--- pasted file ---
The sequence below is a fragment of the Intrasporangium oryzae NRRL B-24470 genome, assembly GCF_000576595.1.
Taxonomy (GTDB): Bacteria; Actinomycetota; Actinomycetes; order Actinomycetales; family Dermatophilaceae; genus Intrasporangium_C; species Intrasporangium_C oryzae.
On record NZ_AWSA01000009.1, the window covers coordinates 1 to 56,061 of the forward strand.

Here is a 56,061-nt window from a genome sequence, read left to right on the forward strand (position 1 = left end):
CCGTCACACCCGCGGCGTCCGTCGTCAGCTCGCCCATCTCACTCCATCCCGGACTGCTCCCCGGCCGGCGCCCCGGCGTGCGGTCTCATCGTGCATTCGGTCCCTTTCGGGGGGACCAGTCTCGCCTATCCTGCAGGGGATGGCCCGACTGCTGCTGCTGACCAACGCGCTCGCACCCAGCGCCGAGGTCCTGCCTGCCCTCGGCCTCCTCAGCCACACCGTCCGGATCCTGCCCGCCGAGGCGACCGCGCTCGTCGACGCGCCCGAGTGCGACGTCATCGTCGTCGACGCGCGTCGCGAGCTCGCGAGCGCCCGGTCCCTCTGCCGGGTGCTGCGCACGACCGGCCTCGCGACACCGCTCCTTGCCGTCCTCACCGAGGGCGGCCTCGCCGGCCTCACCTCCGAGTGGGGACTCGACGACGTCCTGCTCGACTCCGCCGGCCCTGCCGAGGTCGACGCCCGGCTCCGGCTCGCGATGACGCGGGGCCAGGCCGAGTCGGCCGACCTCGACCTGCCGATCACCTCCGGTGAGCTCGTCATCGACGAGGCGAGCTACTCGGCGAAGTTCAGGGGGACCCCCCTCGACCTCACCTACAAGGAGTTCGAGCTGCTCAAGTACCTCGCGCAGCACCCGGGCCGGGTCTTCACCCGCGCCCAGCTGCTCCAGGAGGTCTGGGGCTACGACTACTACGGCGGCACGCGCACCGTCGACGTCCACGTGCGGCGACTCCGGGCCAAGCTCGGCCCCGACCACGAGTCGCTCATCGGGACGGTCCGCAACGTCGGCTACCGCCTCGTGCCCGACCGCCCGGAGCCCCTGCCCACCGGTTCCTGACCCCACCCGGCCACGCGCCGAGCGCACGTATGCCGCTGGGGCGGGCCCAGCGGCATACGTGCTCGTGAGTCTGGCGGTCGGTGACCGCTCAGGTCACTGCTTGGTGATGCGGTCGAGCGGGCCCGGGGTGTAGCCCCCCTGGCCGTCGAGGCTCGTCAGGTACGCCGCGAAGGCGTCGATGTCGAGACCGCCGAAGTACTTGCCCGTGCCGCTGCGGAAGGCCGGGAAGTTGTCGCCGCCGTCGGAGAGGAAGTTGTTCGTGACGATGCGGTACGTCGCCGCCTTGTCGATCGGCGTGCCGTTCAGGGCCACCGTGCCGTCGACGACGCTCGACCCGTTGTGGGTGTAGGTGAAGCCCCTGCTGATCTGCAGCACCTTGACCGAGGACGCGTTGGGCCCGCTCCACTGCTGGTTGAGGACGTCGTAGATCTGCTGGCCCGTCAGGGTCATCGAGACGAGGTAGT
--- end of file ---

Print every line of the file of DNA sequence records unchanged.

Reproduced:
The sequence below is a fragment of the Intrasporangium oryzae NRRL B-24470 genome, assembly GCF_000576595.1.
Taxonomy (GTDB): Bacteria; Actinomycetota; Actinomycetes; order Actinomycetales; family Dermatophilaceae; genus Intrasporangium_C; species Intrasporangium_C oryzae.
On record NZ_AWSA01000009.1, the window covers coordinates 1 to 56,061 of the forward strand.

Here is a 56,061-nt window from a genome sequence, read left to right on the forward strand (position 1 = left end):
CCGTCACACCCGCGGCGTCCGTCGTCAGCTCGCCCATCTCACTCCATCCCGGACTGCTCCCCGGCCGGCGCCCCGGCGTGCGGTCTCATCGTGCATTCGGTCCCTTTCGGGGGGACCAGTCTCGCCTATCCTGCAGGGGATGGCCCGACTGCTGCTGCTGACCAACGCGCTCGCACCCAGCGCCGAGGTCCTGCCTGCCCTCGGCCTCCTCAGCCACACCGTCCGGATCCTGCCCGCCGAGGCGACCGCGCTCGTCGACGCGCCCGAGTGCGACGTCATCGTCGTCGACGCGCGTCGCGAGCTCGCGAGCGCCCGGTCCCTCTGCCGGGTGCTGCGCACGACCGGCCTCGCGACACCGCTCCTTGCCGTCCTCACCGAGGGCGGCCTCGCCGGCCTCACCTCCGAGTGGGGACTCGACGACGTCCTGCTCGACTCCGCCGGCCCTGCCGAGGTCGACGCCCGGCTCCGGCTCGCGATGACGCGGGGCCAGGCCGAGTCGGCCGACCTCGACCTGCCGATCACCTCCGGTGAGCTCGTCATCGACGAGGCGAGCTACTCGGCGAAGTTCAGGGGGACCCCCCTCGACCTCACCTACAAGGAGTTCGAGCTGCTCAAGTACCTCGCGCAGCACCCGGGCCGGGTCTTCACCCGCGCCCAGCTGCTCCAGGAGGTCTGGGGCTACGACTACTACGGCGGCACGCGCACCGTCGACGTCCACGTGCGGCGACTCCGGGCCAAGCTCGGCCCCGACCACGAGTCGCTCATCGGGACGGTCCGCAACGTCGGCTACCGCCTCGTGCCCGACCGCCCGGAGCCCCTGCCCACCGGTTCCTGACCCCACCCGGCCACGCGCCGAGCGCACGTATGCCGCTGGGGCGGGCCCAGCGGCATACGTGCTCGTGAGTCTGGCGGTCGGTGACCGCTCAGGTCACTGCTTGGTGATGCGGTCGAGCGGGCCCGGGGTGTAGCCCCCCTGGCCGTCGAGGCTCGTCAGGTACGCCGCGAAGGCGTCGATGTCGAGACCGCCGAAGTACTTGCCCGTGCCGCTGCGGAAGGCCGGGAAGTTGTCGCCGCCGTCGGAGAGGAAGTTGTTCGTGACGATGCGGTACGTCGCCGCCTTGTCGATCGGCGTGCCGTTCAGGGCCACCGTGCCGTCGACGACGCTCGACCCGTTGTGGGTGTAGGTGAAGCCCCTGCTGATCTGCAGCACCTTGACCGAGGACGCGTTGGGCCCGCTCCACTGCTGGTTGAGGACGTCGTAGATCTGCTGGCCCGTCAGGGTCATCGAGACGAGGTAGT